According to the Forbes Advisor survey, the most popular applications of artificial intelligence (AI) in business include customer service (56%), cybersecurity and fraud management (51%), customer relationship management (46%), digital personal assistants (47%), inventory management (40%) and content production (35%). Businesses also leverage AI for product recommendations (33%), accounting (30%), supply chain operations (30%), recruitment and talent sourcing (26%) and audience segmentation (24%).
To be clear, AI technology is relatively nascent. Sure, one variant, generative AI, has moved much faster than many others. But as Rita Sallam, distinguished VP analyst for Gartner said: "We’re at the early stages of a once-in-a-lifetime moment of disruption bigger than anything we’ve seen in our history, with the potential to reshape the competitive landscape, change work and level the playing field for every industry."
Declaring that generative AI has taken the business world by storm and making AI sexy once again, Kitman Cheung, APAC technical sales leader for IBM Technology Software, declared that in early 2023, references to AI on earnings calls were up 77% year-over-year and 75% of surveyed CEOs in a recent global study also believe the organisation with the most advanced generative AI will have a competitive advantage.
And AI solutions are no longer limited to the few big businesses with deep pockets. " AI is becoming increasingly accessible, with more dedicated solutions targeted at enhancing different business aspects," said Gavin Barfield, vice president & chief technology officer of solutions for Salesforce ASEAN.
Understanding the value of IT to the business
However, simply downloading a version of generative AI will not translate to harnessing the potential of the technology. Like other technologies, it requires a methodical approach to reap the business throughout its lifecycle.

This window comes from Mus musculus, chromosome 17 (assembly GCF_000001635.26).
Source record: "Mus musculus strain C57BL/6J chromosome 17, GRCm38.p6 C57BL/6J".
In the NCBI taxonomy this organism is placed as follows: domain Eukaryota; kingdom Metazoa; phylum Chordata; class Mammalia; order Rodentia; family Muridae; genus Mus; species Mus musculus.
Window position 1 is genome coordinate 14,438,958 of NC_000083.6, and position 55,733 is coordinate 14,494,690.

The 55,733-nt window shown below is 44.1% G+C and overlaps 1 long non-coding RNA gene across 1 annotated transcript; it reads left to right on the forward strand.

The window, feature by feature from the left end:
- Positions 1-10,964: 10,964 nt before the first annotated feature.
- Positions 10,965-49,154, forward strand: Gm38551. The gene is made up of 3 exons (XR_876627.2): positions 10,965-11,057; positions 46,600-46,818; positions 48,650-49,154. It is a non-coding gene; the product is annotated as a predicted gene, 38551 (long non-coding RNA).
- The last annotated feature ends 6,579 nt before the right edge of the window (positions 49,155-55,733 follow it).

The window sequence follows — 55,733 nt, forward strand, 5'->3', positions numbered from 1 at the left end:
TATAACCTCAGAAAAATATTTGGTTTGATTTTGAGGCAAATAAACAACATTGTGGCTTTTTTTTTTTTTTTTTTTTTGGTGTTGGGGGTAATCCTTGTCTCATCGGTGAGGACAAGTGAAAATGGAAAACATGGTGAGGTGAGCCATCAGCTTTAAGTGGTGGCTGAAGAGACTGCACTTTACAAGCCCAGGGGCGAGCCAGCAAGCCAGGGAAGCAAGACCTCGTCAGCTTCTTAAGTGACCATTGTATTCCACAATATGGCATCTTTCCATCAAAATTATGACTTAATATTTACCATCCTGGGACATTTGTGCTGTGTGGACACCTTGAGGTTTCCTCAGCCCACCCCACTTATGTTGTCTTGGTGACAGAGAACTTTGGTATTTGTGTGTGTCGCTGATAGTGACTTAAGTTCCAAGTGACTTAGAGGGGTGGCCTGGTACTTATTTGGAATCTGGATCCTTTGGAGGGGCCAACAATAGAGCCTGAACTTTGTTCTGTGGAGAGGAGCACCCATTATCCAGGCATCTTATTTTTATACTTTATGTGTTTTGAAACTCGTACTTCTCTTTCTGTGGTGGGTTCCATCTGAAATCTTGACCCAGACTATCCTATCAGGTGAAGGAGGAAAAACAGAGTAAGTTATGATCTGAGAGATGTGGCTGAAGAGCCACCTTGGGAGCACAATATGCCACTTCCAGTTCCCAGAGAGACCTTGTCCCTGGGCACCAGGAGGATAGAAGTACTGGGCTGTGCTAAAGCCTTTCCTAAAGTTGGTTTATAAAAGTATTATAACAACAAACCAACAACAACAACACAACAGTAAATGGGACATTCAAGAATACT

As Cheung points out: "For AI models to be effective, useful, and trustworthy, they must be properly integrated into operational systems."
"How an organisation selects, governs, analyses, and applies data across the enterprise will define what they can do with AI. It’s not just about using data to improve AI, it can also help companies make better use of data and ensure the right data is chosen to power AI models."Kitman Cheung
Barfield suggests companies start by analysing their processes, customer interactions, and data assets to pinpoint areas where AI can make the most impact. This will help to focus their efforts and optimise returns.
When to introduce AI in the workflow
That CFOs are interested in the technology is not being debated here. But as Mark D McDonald, a senior director analyst in the Gartner Finance practice observes – there remains scepticism over AI's impact on the finance function in general.
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That scepticism is not limited to the finance function. In a poll of 126 members and candidates, (ISC)² revealed a consistently high degree of concern and scepticism about the increasing adoption and integration of AI and ML into all facets of consumer and business technology.
That AI projects fail falls to four reasons: unclear business objectives, poor data quality, lack of talent, and a lack of collaboration between and among teams.
Cheung says a broad range of offerings as well as the depth and breadth of customer engagement can make the process very complex.
"Organisations must first identify their own strengths—and areas where they could improve. AI should be introduced into the workflow when and where it can help increase organisation efficiency and drive revenue growth," he outlined.
Barfield suggests taking the time to assess the AI readiness of the organisation. This includes visualising specific use cases and desired outcomes, as well as addressing barriers to successful adoption.
"In so doing, companies will be able to make a more informed decision on the right moment to introduce AI and develop a realistic roadmap," he added.
Integrating AI without disrupting how work is done
Cheung recommends leaders outline a clear process for applying AI—starting with identifying the business problem the solution hopes to solve. "By setting clear goals for even experimental rollouts, companies can choose to advance only the most effective AI projects," he opined.